There is no plan to convert dollars, pounds, or any other foreign currencies in Nigerians’ bank accounts to naira, says the Central Bank of Nigeria (CBN).
In a statement on Sept. 11, the bank said it “has not contemplated, and will never contemplate, any such line of action. The speculation is a completely false narrative aimed at triggering panic in the foreign exchange market.”
The clarification comes as the naira continues to weaken due to rising dollar demand, especially in the black market. While the official exchange rate holds steady around 410 naira for one dollar, the price on the street has risen from less than N500 mid July to N550 in Lagos today—the naira’s lowest level against the dollar in more than four decades, according to TheCable.
CBN policy triggered dollar scarcity
Nigeria’s currency trouble is well known but decline in the last two months has been noteworthy. On July 27, the CBN decided it would no longer sell forex to roadside money changers (known formally as bureau de change operators), whom the bank accused of enabling corruption in the economy by exceeding the stipulated $5,000 limit per transaction. Nigerians who needed forex—for travel allowance, medical payments, tuition or SME transactions—should go to commercial banks, the CBN said.
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Banks were mandated to set up special teller points to fulfill demand, and consumers were encouraged to report instances where banks refused legitimate requests.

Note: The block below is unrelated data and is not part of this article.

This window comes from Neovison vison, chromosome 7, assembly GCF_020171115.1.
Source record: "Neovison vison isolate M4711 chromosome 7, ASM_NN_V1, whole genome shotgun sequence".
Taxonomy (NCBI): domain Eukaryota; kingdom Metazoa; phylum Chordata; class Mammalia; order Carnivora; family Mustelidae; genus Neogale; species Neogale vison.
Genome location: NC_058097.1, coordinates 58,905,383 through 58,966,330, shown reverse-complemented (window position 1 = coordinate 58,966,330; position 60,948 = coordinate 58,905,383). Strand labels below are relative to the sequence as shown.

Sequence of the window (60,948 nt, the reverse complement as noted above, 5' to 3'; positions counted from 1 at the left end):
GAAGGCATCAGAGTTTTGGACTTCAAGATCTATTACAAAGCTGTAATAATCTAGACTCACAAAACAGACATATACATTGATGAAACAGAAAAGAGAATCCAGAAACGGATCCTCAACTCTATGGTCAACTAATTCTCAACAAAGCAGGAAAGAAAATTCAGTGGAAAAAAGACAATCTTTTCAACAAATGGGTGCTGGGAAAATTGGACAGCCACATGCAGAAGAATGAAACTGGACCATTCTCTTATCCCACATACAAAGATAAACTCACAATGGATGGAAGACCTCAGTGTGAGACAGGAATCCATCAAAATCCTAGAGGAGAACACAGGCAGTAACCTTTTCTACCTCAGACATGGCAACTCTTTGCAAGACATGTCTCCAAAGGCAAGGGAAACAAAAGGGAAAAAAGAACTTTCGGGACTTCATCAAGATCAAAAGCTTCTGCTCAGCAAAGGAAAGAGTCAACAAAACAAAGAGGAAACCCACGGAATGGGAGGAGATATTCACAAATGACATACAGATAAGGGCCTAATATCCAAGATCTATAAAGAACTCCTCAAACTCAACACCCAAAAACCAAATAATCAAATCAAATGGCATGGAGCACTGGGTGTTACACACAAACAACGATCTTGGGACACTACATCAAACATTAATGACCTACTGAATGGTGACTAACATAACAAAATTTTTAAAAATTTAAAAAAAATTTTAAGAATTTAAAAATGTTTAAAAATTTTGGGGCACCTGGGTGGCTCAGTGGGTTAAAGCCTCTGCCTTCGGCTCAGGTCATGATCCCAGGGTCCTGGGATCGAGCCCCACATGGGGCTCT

In reality, Nigerian banks have not coped well with the adjustment. Some customers seeking to buy dollars even say their banks referred them to black market operators, effectively causing a hike in dollar prices.
Banks could receive dollars to meet demand
The CBN’s strongly-worded rebuttal of the dollar conversion rumors has calmed domiciliary account holders.
While the action did not appear imminent beyond social media chatter, the CBN’s image over the past year has been of a regulator willing to vigorously defend the naira, even if it means getting a court to speedily suspend certain businesses.
But to solve the overall dollar shortage and counter black market rates, dollar supply to banks has to increase. It appears the regulator has a plan for that.
A report in This Day last week, based on the comments of unnamed senior CBN officials, said the bank planned to direct more dollars to commercial banks.
The report said the injection began on Sept. 10, with officials offering assurances that there will be enough dollars to serve legitimate requests.
“Let those going to [the] black market illegally desist from doing so,” the officials were reported as saying. “Their banks will sell them dollars through any of the approved channels. If anyone is refused, he/she should come out openly to report the bank. We will deal with the bank.”